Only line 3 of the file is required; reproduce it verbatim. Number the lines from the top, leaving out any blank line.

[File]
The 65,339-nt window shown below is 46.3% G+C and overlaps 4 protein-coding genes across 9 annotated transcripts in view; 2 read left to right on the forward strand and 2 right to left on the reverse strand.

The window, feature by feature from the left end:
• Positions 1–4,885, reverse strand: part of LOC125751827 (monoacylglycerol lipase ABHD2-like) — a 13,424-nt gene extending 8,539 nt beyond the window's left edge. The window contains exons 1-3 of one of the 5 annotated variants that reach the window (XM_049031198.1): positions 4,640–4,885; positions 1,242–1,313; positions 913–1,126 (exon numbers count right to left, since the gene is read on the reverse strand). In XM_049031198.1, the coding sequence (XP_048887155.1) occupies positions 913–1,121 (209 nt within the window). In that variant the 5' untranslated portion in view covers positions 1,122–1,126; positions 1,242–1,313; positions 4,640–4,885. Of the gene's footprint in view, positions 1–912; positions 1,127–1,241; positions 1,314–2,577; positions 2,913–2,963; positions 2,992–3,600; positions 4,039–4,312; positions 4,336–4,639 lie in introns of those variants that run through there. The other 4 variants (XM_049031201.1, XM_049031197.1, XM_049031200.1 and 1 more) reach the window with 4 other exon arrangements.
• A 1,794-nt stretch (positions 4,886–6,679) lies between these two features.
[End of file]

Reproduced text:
• Positions 1–4,885, reverse strand: part of LOC125751827 (monoacylglycerol lipase ABHD2-like) — a 13,424-nt gene extending 8,539 nt beyond the window's left edge. The window contains exons 1-3 of one of the 5 annotated variants that reach the window (XM_049031198.1): positions 4,640–4,885; positions 1,242–1,313; positions 913–1,126 (exon numbers count right to left, since the gene is read on the reverse strand). In XM_049031198.1, the coding sequence (XP_048887155.1) occupies positions 913–1,121 (209 nt within the window). In that variant the 5' untranslated portion in view covers positions 1,122–1,126; positions 1,242–1,313; positions 4,640–4,885. Of the gene's footprint in view, positions 1–912; positions 1,127–1,241; positions 1,314–2,577; positions 2,913–2,963; positions 2,992–3,600; positions 4,039–4,312; positions 4,336–4,639 lie in introns of those variants that run through there. The other 4 variants (XM_049031201.1, XM_049031197.1, XM_049031200.1 and 1 more) reach the window with 4 other exon arrangements.